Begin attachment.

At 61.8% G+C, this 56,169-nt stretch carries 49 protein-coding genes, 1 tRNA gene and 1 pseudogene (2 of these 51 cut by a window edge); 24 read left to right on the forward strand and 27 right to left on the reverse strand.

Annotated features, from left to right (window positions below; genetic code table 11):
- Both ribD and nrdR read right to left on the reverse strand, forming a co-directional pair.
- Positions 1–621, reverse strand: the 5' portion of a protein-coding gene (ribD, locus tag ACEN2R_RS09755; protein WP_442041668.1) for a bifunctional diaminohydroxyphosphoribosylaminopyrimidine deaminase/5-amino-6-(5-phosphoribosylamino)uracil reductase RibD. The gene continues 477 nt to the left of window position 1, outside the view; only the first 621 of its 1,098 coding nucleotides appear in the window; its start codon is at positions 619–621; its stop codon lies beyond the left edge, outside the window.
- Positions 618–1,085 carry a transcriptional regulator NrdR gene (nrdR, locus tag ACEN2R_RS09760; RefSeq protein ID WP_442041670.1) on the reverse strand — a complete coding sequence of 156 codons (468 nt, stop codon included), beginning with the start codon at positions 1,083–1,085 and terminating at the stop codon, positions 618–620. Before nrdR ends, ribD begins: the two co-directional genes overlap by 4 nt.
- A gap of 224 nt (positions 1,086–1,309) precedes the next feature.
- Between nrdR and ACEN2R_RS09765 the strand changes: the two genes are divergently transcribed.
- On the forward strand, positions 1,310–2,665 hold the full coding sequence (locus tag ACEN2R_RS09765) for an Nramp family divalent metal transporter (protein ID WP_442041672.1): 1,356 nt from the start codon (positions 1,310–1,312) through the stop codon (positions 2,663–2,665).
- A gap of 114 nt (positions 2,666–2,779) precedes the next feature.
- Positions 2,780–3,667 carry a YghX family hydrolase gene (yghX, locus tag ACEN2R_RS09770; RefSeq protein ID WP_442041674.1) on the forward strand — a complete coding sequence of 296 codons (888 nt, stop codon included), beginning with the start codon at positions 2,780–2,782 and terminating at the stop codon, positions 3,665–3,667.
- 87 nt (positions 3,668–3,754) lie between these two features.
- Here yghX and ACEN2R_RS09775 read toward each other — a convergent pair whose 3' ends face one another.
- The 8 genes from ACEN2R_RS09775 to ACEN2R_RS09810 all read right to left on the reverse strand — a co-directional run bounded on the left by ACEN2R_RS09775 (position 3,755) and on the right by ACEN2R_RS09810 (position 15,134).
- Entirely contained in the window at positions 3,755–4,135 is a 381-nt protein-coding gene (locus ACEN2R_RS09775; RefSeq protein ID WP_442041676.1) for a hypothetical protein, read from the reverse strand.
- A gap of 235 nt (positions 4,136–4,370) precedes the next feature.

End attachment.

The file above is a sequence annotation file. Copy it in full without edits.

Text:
At 61.8% G+C, this 56,169-nt stretch carries 49 protein-coding genes, 1 tRNA gene and 1 pseudogene (2 of these 51 cut by a window edge); 24 read left to right on the forward strand and 27 right to left on the reverse strand.

Annotated features, from left to right (window positions below; genetic code table 11):
- Both ribD and nrdR read right to left on the reverse strand, forming a co-directional pair.
- Positions 1–621, reverse strand: the 5' portion of a protein-coding gene (ribD, locus tag ACEN2R_RS09755; protein WP_442041668.1) for a bifunctional diaminohydroxyphosphoribosylaminopyrimidine deaminase/5-amino-6-(5-phosphoribosylamino)uracil reductase RibD. The gene continues 477 nt to the left of window position 1, outside the view; only the first 621 of its 1,098 coding nucleotides appear in the window; its start codon is at positions 619–621; its stop codon lies beyond the left edge, outside the window.
- Positions 618–1,085 carry a transcriptional regulator NrdR gene (nrdR, locus tag ACEN2R_RS09760; RefSeq protein ID WP_442041670.1) on the reverse strand — a complete coding sequence of 156 codons (468 nt, stop codon included), beginning with the start codon at positions 1,083–1,085 and terminating at the stop codon, positions 618–620. Before nrdR ends, ribD begins: the two co-directional genes overlap by 4 nt.
- A gap of 224 nt (positions 1,086–1,309) precedes the next feature.
- Between nrdR and ACEN2R_RS09765 the strand changes: the two genes are divergently transcribed.
- On the forward strand, positions 1,310–2,665 hold the full coding sequence (locus tag ACEN2R_RS09765) for an Nramp family divalent metal transporter (protein ID WP_442041672.1): 1,356 nt from the start codon (positions 1,310–1,312) through the stop codon (positions 2,663–2,665).
- A gap of 114 nt (positions 2,666–2,779) precedes the next feature.
- Positions 2,780–3,667 carry a YghX family hydrolase gene (yghX, locus tag ACEN2R_RS09770; RefSeq protein ID WP_442041674.1) on the forward strand — a complete coding sequence of 296 codons (888 nt, stop codon included), beginning with the start codon at positions 2,780–2,782 and terminating at the stop codon, positions 3,665–3,667.
- 87 nt (positions 3,668–3,754) lie between these two features.
- Here yghX and ACEN2R_RS09775 read toward each other — a convergent pair whose 3' ends face one another.
- The 8 genes from ACEN2R_RS09775 to ACEN2R_RS09810 all read right to left on the reverse strand — a co-directional run bounded on the left by ACEN2R_RS09775 (position 3,755) and on the right by ACEN2R_RS09810 (position 15,134).
- Entirely contained in the window at positions 3,755–4,135 is a 381-nt protein-coding gene (locus ACEN2R_RS09775; RefSeq protein ID WP_442041676.1) for a hypothetical protein, read from the reverse strand.
- A gap of 235 nt (positions 4,136–4,370) precedes the next feature.